By Joseph Menn
SAN FRANCISCO (Reuters) – Google is planning to move its British users’ accounts out of the control of European Union privacy regulators, placing them under U.S. jurisdiction instead, the company confirmed late on Wednesday.
Reuters had reported the plans earlier on Wednesday, citing people familiar with them.
The shift, prompted by Britain’s exit from the EU, will leave the sensitive personal information of tens of millions with less protection and within easier reach of British law enforcement.
Alphabet Inc’s (O:) Google intends to require its British users to acknowledge new terms of service including the new jurisdiction, according to people familiar with the plans.
“Nothing about our services or our approach to privacy will change, including how we collect or process data, and how we respond to law enforcement demands for users’ information,” Google said in an emailed statement. “The protections of the UK GDPR will still apply to these users.”
A spokesman declined to answer questions.
Ireland, where Google and other U.S. tech companies have their European headquarters, is staying in the EU, which has one of the world’s most aggressive data protection rules, the General Data Protection Regulation.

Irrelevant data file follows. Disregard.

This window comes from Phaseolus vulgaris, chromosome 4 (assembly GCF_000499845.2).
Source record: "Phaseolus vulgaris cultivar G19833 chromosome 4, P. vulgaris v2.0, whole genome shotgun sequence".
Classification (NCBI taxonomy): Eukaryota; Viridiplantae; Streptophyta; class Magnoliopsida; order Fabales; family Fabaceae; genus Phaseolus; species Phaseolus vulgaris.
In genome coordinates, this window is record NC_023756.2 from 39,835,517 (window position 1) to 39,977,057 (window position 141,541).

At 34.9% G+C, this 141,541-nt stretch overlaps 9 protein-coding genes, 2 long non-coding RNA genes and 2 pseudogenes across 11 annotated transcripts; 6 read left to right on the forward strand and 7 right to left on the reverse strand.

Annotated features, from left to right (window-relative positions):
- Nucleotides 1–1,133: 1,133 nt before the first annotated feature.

Google has decided to move its British users out of Irish jurisdiction because it is unclear whether Britain will follow GDPR or adopt other rules that could affect the handling of user data, the people said.
If British Google users have their data kept in Ireland, it would be more difficult for British authorities to recover it in criminal investigations.
The recent Cloud Act in the United States, however, is expected to make it easier for British authorities to obtain data from U.S. companies. Britain and the United States are also on track to negotiate a broader trade agreement.
Beyond that, the United States has among the weakest privacy protections of any major economy, with no broad law despite years of advocacy by consumer protection groups.
Google has amassed one of the largest stores of information about people on the planet, using the data to tailor services and sell advertising.
Google could also have had British accounts answer to a British subsidiary, but has opted not to, the people said.
Lea Kissner, Google’s former lead for global privacy technology, said she would have been surprised if the company had kept British accounts controlled in an EU country with the United Kingdom no longer a member.
“There’s a bunch of noise about the U.K. government possibly trading away enough data protection to lose adequacy under GDPR, at which point having them in Google Ireland’s scope sounds super-messy,” Kissner said.
“Never discount the desire of tech companies not be caught in between two different governments.”
In coming months, other U.S. tech companies will have to make similar choices, according to people involved in internal discussions elsewhere.
Facebook (O:), which has a similar set-up to Google, did not immediately respond to requests for comment.